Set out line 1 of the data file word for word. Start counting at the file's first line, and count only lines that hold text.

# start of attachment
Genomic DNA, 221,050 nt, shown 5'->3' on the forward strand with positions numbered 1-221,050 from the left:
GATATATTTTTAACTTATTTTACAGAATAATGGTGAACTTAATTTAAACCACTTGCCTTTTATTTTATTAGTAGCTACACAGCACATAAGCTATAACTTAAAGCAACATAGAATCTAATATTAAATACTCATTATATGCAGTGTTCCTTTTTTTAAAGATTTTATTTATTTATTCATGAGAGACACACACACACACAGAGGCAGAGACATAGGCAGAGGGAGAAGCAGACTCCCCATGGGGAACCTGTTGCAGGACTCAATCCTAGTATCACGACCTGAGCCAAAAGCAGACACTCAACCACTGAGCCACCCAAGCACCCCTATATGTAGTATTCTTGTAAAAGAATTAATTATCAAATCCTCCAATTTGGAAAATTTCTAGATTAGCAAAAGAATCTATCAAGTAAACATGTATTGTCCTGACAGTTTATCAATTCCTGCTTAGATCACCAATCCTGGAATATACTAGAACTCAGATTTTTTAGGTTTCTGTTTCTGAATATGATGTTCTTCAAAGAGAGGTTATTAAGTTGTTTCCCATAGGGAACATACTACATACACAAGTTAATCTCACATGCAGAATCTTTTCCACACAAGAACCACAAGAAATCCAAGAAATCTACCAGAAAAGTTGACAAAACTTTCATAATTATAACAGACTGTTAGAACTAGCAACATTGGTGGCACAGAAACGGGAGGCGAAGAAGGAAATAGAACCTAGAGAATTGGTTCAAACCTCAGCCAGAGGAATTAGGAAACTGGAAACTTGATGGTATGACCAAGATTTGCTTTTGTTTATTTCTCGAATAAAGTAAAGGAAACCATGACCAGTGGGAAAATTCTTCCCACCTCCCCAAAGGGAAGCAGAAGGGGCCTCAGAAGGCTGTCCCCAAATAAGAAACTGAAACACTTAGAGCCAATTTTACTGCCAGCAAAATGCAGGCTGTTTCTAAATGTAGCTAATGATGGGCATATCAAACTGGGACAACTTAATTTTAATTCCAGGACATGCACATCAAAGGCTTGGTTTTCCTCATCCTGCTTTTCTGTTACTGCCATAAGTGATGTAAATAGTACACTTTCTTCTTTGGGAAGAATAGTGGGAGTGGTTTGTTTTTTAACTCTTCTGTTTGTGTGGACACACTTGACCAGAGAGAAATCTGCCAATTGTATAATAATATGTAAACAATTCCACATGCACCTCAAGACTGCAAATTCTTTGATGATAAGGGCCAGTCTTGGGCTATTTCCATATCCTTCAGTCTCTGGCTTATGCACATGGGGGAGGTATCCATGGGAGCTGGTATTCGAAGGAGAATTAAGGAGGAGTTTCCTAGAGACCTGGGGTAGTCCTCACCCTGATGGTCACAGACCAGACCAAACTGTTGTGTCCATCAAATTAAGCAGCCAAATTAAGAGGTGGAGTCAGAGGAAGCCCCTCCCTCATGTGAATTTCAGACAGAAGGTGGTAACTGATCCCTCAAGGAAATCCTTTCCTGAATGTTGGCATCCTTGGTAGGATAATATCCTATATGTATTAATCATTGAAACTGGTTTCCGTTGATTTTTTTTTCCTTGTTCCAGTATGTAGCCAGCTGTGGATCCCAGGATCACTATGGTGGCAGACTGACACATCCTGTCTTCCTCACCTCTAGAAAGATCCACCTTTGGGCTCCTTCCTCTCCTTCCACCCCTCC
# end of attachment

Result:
Genomic DNA, 221,050 nt, shown 5'->3' on the forward strand with positions numbered 1-221,050 from the left: